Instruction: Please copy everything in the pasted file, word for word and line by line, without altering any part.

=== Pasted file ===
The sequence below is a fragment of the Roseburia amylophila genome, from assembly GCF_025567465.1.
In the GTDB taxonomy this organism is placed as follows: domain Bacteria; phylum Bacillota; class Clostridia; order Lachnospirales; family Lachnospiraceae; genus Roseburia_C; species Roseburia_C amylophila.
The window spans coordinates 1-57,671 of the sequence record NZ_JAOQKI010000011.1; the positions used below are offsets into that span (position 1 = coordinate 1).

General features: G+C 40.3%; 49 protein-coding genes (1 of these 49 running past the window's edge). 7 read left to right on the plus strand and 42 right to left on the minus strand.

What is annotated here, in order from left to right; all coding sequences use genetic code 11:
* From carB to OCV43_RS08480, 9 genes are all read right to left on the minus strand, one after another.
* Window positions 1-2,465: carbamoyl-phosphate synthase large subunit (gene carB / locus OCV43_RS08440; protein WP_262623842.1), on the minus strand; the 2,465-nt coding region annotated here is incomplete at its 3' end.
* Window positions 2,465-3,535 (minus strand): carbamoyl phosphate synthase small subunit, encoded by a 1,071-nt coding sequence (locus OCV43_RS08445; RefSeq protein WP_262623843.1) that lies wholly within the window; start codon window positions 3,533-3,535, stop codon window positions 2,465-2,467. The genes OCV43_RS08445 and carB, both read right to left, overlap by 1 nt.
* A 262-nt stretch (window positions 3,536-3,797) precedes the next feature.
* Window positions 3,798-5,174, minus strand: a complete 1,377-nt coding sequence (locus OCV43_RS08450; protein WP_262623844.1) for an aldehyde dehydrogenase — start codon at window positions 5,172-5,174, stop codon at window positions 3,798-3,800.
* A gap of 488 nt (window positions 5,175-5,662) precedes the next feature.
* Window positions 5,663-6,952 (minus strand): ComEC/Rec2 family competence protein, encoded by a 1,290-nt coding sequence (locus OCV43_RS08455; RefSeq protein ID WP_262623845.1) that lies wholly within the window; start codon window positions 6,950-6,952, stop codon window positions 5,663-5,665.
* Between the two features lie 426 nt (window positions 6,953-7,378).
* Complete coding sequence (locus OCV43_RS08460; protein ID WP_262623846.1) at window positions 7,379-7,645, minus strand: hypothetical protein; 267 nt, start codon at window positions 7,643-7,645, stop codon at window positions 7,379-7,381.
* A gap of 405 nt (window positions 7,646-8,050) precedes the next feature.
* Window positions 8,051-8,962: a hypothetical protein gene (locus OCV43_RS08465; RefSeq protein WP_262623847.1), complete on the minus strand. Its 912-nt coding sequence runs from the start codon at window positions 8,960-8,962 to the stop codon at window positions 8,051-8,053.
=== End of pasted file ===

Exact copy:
The sequence below is a fragment of the Roseburia amylophila genome, from assembly GCF_025567465.1.
In the GTDB taxonomy this organism is placed as follows: domain Bacteria; phylum Bacillota; class Clostridia; order Lachnospirales; family Lachnospiraceae; genus Roseburia_C; species Roseburia_C amylophila.
The window spans coordinates 1-57,671 of the sequence record NZ_JAOQKI010000011.1; the positions used below are offsets into that span (position 1 = coordinate 1).

General features: G+C 40.3%; 49 protein-coding genes (1 of these 49 running past the window's edge). 7 read left to right on the plus strand and 42 right to left on the minus strand.

What is annotated here, in order from left to right; all coding sequences use genetic code 11:
* From carB to OCV43_RS08480, 9 genes are all read right to left on the minus strand, one after another.
* Window positions 1-2,465: carbamoyl-phosphate synthase large subunit (gene carB / locus OCV43_RS08440; protein WP_262623842.1), on the minus strand; the 2,465-nt coding region annotated here is incomplete at its 3' end.
* Window positions 2,465-3,535 (minus strand): carbamoyl phosphate synthase small subunit, encoded by a 1,071-nt coding sequence (locus OCV43_RS08445; RefSeq protein WP_262623843.1) that lies wholly within the window; start codon window positions 3,533-3,535, stop codon window positions 2,465-2,467. The genes OCV43_RS08445 and carB, both read right to left, overlap by 1 nt.
* A 262-nt stretch (window positions 3,536-3,797) precedes the next feature.
* Window positions 3,798-5,174, minus strand: a complete 1,377-nt coding sequence (locus OCV43_RS08450; protein WP_262623844.1) for an aldehyde dehydrogenase — start codon at window positions 5,172-5,174, stop codon at window positions 3,798-3,800.
* A gap of 488 nt (window positions 5,175-5,662) precedes the next feature.
* Window positions 5,663-6,952 (minus strand): ComEC/Rec2 family competence protein, encoded by a 1,290-nt coding sequence (locus OCV43_RS08455; RefSeq protein ID WP_262623845.1) that lies wholly within the window; start codon window positions 6,950-6,952, stop codon window positions 5,663-5,665.
* Between the two features lie 426 nt (window positions 6,953-7,378).
* Complete coding sequence (locus OCV43_RS08460; protein ID WP_262623846.1) at window positions 7,379-7,645, minus strand: hypothetical protein; 267 nt, start codon at window positions 7,643-7,645, stop codon at window positions 7,379-7,381.
* A gap of 405 nt (window positions 7,646-8,050) precedes the next feature.
* Window positions 8,051-8,962: a hypothetical protein gene (locus OCV43_RS08465; RefSeq protein WP_262623847.1), complete on the minus strand. Its 912-nt coding sequence runs from the start codon at window positions 8,960-8,962 to the stop codon at window positions 8,051-8,053.